Friday, May 28, 2010
Island - Island
He's Calmed Down Quite A Bit.
Island is a progressive metal band from Germany. This could be considered the band's "debut" album, though they released a compilation of their older work back in 2008. This album really shows a major progression from that record and might piss some people off due to this.
For one to understand the progression from that compilation record to this one, that record must be described as well. That recording consisted of several demos and singles being put together into a single package. The sound of those recordings contained traces of Enslaved, Opeth, Dillinger Escape Plan, and some more folk aspects as well, most of these influences are now subtle and harder to read in this new album.
This new album gets rid of most of the hard and aggressive edge of those early recordings, leaving you with a similar sound to Opeth's "Damnation" record. But even this reference is fairly vague in describing the album as a whole, traces of post-rock, ambient, folk, and progressive rock are more prevalent than any sort of metal. The progression is enough to challenge any listener that has heard the band's compilation release.
Speaking of comparisons, it has to be said that members of this band come from bands that are quite well known in the underground for the tendencies to use these mellower parts in their music as well. Bands members come from groups such as Valborg and Klabautamann, who are both known for being more progressive metal oriented, granted prog-death and prog-black metal, but it is the prog that shines through on here. Parallels between the softer aspects of those bands the overall sound of this album are easily seen, even through a casual listener's ears.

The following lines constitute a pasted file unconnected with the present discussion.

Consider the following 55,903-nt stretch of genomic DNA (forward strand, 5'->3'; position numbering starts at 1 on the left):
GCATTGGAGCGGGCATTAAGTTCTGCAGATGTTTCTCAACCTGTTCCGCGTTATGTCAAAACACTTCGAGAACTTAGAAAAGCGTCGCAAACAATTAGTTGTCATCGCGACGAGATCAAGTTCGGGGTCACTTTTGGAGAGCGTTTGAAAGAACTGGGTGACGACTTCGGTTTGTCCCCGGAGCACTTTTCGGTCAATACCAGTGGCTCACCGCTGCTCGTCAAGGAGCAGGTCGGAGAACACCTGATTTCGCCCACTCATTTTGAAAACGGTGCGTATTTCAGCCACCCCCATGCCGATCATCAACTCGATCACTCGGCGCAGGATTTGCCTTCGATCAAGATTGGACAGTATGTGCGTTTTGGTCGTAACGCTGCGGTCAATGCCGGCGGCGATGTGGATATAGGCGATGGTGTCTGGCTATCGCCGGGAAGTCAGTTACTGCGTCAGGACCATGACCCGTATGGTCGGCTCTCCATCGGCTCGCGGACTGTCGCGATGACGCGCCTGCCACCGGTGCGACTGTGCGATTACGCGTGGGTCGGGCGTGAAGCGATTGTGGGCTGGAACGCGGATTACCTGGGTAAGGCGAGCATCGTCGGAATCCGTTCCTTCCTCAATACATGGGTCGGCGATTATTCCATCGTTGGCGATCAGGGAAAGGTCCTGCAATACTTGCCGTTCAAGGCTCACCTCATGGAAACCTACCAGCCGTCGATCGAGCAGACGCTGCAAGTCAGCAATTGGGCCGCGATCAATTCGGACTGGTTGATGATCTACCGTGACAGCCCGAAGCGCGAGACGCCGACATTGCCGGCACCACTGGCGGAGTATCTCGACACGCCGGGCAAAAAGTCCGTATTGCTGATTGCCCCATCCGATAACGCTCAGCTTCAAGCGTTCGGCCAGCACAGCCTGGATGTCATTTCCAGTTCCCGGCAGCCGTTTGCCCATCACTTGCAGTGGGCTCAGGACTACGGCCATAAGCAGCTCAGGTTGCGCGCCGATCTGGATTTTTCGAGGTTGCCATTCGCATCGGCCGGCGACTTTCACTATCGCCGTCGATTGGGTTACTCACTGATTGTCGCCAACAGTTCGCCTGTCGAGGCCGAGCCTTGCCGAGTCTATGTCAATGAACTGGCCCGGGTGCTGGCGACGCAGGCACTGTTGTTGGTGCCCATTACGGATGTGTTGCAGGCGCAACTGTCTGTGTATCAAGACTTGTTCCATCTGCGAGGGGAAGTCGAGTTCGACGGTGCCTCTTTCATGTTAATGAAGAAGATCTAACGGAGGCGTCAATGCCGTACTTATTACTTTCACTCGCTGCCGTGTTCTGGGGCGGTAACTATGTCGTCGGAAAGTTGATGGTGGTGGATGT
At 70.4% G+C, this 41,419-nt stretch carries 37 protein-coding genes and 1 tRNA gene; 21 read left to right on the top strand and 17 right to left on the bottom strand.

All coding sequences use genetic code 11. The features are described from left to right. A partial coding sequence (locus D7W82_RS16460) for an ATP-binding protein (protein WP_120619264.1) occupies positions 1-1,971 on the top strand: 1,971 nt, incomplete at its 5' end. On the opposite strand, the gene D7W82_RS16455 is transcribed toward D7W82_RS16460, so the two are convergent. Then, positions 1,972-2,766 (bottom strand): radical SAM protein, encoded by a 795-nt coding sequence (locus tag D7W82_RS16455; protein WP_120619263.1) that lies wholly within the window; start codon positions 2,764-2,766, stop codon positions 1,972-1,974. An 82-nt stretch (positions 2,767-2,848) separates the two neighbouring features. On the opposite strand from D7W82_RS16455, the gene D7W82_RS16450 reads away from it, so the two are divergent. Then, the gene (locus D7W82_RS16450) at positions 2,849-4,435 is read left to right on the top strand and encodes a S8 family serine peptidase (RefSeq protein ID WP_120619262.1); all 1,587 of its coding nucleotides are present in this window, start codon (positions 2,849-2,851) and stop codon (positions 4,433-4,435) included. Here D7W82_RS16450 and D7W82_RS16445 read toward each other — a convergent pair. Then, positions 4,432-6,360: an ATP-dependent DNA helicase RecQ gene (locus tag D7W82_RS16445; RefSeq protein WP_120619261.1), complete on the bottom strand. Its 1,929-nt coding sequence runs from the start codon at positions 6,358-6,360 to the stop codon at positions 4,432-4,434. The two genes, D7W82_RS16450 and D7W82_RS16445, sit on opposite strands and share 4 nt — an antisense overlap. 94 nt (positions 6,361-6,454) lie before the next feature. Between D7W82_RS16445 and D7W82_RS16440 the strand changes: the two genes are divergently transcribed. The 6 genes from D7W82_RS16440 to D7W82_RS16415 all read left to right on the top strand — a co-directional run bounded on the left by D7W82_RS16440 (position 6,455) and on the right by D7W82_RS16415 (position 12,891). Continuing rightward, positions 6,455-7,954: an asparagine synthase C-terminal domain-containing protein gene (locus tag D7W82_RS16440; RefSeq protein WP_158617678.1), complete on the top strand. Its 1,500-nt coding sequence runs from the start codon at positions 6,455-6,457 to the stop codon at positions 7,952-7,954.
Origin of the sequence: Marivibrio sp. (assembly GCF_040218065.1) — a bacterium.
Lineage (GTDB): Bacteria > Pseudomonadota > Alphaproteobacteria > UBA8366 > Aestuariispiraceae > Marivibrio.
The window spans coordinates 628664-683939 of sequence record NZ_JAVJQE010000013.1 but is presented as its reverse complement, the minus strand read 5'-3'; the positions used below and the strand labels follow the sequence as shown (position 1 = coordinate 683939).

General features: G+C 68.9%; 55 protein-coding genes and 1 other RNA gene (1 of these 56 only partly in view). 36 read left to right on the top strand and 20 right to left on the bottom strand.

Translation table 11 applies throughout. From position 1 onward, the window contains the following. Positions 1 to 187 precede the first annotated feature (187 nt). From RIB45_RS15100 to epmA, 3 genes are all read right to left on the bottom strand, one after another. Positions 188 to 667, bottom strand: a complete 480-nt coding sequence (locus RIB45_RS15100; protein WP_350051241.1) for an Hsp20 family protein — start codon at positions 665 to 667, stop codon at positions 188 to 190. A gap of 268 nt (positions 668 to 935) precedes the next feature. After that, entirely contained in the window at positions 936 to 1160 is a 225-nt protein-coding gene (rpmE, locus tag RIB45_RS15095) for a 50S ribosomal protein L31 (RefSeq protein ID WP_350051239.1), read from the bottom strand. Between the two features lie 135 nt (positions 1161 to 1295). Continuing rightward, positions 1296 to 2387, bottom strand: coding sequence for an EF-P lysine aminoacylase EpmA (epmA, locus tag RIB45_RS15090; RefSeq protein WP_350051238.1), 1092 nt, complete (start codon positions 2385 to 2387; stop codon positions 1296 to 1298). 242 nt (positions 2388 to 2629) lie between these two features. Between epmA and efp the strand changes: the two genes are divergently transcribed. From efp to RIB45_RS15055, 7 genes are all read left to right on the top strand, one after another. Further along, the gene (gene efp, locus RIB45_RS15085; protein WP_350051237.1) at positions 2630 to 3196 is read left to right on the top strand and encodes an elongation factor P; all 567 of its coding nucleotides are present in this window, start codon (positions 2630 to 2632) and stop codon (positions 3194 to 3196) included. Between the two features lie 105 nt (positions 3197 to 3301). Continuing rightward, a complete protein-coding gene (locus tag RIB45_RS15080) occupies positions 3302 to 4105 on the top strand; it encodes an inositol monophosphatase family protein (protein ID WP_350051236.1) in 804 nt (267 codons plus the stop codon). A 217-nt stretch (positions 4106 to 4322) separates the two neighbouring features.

This record is comprised of longer tracks, with only the centerpiece of the album, Mistral, being under 7 minutes. These longer lengths are justified within the tracks, where small details are brought in and out throughout it's course. For a fan of progressive music, it's hard not to find yourself invigorated by longer pieces, but even then some of these tracks will kind of stick together due to their elongated statures.
The synthes on this album compliment the music very well, depending on the track, you'll get very different results of what the synthes are doing. The track Waterside makes effective use of horns in it's later moments, while light use of a piano are used in Harbour. Both of these, as well as a lot more, are used very well on here, and at key points, never really taking away from the song itself, only enhancing it.
Overall, fans of the mellower side of prog will probably find this a must album for 2010. From Porcupine Tree to Katatonia to Opeth, fans of all of these bands will find common ground on this album. This won't win any awards, but it's still a solid release.
Overall Score: 7.5
Highlights: Jukai, Origin, Sol